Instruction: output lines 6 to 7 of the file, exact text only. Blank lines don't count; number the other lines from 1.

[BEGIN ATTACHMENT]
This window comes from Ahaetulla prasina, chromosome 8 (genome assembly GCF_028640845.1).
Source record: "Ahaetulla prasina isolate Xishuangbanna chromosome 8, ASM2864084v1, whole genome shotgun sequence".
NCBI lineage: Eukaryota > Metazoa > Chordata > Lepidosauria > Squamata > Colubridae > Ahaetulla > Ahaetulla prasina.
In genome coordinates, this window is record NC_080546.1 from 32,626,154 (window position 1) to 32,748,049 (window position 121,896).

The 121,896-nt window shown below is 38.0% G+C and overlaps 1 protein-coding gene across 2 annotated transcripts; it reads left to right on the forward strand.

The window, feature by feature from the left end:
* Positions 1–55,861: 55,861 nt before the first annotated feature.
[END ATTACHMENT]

The window, feature by feature from the left end:
* Positions 1–55,861: 55,861 nt before the first annotated feature.